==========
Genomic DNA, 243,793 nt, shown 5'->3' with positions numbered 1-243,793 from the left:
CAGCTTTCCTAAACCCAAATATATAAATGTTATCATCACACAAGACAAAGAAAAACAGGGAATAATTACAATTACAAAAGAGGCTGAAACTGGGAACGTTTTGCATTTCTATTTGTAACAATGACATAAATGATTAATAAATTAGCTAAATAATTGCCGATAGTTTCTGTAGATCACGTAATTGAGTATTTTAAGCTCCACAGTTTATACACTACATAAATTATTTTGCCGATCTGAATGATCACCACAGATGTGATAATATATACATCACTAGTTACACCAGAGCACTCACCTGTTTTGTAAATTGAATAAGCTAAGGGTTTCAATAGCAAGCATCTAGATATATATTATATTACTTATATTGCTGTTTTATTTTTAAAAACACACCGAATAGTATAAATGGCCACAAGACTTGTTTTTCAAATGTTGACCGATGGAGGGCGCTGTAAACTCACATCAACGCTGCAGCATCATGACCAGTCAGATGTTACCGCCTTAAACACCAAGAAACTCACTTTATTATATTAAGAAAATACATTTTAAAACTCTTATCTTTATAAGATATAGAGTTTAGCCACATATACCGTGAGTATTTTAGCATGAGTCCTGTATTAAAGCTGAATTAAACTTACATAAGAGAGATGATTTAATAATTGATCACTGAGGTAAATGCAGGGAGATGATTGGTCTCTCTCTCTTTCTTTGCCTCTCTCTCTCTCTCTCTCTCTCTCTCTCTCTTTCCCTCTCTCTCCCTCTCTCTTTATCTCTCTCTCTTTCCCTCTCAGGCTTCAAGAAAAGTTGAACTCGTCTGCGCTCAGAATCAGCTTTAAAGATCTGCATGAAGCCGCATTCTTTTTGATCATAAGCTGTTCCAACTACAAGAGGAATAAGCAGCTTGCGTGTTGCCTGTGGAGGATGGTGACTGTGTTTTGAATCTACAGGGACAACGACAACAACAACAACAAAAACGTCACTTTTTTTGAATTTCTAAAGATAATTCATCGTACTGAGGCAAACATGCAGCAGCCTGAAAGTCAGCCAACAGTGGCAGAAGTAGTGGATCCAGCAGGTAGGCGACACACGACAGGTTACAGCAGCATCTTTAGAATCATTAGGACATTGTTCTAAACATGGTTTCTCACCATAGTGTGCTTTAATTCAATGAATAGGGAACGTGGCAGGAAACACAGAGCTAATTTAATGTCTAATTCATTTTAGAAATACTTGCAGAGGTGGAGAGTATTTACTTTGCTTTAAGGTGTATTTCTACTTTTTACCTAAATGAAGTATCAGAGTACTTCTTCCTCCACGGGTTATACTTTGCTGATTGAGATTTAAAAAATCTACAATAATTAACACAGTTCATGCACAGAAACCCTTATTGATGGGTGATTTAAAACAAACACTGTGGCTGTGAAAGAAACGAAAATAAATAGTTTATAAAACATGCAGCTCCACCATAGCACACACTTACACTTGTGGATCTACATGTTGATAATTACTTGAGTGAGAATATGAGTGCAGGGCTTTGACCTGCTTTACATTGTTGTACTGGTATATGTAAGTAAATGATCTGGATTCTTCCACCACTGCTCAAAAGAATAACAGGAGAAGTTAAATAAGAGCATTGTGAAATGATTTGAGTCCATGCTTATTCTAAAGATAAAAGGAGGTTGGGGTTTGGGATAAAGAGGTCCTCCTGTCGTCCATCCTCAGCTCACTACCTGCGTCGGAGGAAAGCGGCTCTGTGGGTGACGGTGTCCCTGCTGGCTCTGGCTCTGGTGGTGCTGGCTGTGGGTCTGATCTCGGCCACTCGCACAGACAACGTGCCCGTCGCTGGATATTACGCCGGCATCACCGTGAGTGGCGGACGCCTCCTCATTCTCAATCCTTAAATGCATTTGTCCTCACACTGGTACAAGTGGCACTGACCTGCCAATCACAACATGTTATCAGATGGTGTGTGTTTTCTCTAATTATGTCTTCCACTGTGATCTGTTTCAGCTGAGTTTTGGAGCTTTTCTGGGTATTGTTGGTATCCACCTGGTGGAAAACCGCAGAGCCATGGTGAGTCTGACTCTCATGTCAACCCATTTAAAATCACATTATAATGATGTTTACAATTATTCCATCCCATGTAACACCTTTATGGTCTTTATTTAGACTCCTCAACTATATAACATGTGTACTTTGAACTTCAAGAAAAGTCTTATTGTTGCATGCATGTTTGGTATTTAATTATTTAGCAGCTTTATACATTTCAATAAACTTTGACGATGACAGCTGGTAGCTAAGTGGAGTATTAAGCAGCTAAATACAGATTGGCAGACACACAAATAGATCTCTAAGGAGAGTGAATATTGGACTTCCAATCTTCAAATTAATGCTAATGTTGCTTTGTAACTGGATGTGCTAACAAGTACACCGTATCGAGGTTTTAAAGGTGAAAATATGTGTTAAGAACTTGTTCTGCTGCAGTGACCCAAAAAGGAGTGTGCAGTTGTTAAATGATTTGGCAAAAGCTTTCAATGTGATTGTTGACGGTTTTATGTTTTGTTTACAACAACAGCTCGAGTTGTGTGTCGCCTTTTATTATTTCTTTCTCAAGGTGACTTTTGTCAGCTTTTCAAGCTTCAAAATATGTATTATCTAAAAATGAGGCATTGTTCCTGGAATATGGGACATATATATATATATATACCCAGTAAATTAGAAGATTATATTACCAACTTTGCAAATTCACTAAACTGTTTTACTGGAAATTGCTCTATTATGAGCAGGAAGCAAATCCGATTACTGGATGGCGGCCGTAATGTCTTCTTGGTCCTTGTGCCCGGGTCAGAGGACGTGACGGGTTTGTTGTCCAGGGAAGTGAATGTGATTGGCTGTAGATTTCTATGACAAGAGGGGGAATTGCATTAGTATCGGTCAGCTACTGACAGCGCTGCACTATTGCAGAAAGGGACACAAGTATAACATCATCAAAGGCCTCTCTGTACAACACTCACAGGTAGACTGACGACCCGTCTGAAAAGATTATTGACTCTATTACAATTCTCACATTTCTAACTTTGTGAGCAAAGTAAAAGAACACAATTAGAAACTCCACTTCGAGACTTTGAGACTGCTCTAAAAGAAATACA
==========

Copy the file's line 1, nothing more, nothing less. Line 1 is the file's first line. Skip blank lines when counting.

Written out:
Genomic DNA, 243,793 nt, shown 5'->3' with positions numbered 1-243,793 from the left: